it would be a positive crime not to punish him. Frithiof could not
understand why it should be a crime, but his aunt told him that
disobedience was a sin. He protested that he had never been forbidden
to play with the children of the cottagers. She admitted it but said
that, of course, there could never have been two questions about it.
And she remained firm, and regardless of his mother's pleading eyes,
took him away to give him a whipping in her own room. He was eight
years old and fairly big for his age.
When the aunt touched his waist-belt to unbutton his knickers, a cold
shiver ran down his back; he gasped and his heart thumped against his
ribs. He made no sound, but stared, horror-struck, at the old woman
who asked him, almost caressingly, to be obedient and not to offer any
resistance. But when she laid hands on his shirt, he grew hot with
shame and fury. He sprang from the sofa on which she had pushed him,
hitting out right and left. Something unclean, something dark and
repulsive, seemed to emanate from this woman, and the shame of his sex
rose up in him as against an assailant.
But the aunt, mad with passion, seized him, threw him on a chair and
beat him. He screamed with rage, pain he did not feel, and with
convulsive kicks tried to release himself; but all of a sudden he lay
still and was silent.
When the old woman let him go, he remained where he was, motionless.
"Get up!" she said, in a broken voice.
He stood up and looked at her. One of her cheeks was pale, the other
crimson. Her eyes glowed strangely and she trembled all over. He looked
at her curiously, as one might examine a wild beast, and all of a
sudden a supercilious smile raised his upper lip; it seemed to him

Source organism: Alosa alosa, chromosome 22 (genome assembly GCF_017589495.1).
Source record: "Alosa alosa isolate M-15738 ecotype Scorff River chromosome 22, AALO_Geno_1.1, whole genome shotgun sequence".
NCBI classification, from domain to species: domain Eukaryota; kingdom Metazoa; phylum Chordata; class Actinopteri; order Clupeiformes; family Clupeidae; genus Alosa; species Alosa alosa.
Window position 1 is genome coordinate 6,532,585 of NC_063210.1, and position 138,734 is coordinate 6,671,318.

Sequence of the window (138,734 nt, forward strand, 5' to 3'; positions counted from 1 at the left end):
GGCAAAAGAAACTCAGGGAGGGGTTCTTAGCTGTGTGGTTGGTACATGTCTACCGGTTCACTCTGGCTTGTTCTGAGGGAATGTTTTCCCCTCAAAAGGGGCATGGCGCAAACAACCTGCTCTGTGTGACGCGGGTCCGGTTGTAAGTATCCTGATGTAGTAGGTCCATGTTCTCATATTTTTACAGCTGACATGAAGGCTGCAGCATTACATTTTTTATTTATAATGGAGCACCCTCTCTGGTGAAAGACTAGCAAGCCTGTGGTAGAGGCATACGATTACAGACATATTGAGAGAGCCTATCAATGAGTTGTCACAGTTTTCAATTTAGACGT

as if his contempt gave him an advantage over her. "She-devil!" He
flung the word, newly acquired from the children of the cottagers,
into her face, defiantly and scornfully, seized his clothes and flew
downstairs to his mother, who was sitting in the dining-room, weeping.
He wanted to open his heart to her and complain of his aunt's treatment,
but she had not the courage to comfort him. So he went into the kitchen
where the maids consoled him with a handful of currants.
From this day on he was no longer allowed to sleep in the nursery with
his sisters, but his mother had his bed removed to her own bedroom. He
found his mother's room stuffy and the new arrangement dull; she
frequently disturbed his sleep by getting up and coming to his bed in
the night to see whether he was covered up; then he flew into a rage
and answered her questions peevishly.
He was never allowed to go out without being carefully wrapped up by
someone, and he had so many mufflers that he never knew which one to
put on. Whenever he tried to steal out of the house, someone was sure
to see him from the window and call him back to put on an overcoat.
By and by his sisters' games began to bore him. His strong arms no
longer wanted to play battledore and shuttlecock, they longed to throw
stones. The squabbles over a petty game of croquet, which demanded
neither muscle nor brain, irritated him.
The governess was another one of his trials. She always spoke to him
in French and he invariably answered her in Swedish. A vague disgust
with his whole life and surroundings began to stir in him.
The free and easy manner in which everybody behaved in his presence
offended him, and he retaliated by heartily loathing all with whom he
came in contact. His mother was the only one who considered his feelings
to a certain extent: she had a big screen put round his bed.
Ultimately the kitchen and the servants' hall became his refuge; there
everything he did was approved of. Occasionally, of course, matters
were discussed there which might have aroused a boy's curiosity, but
for him there were no secrets. On one occasion, for instance, he had
accidentally come to the maids' bathing-place. The governess, who was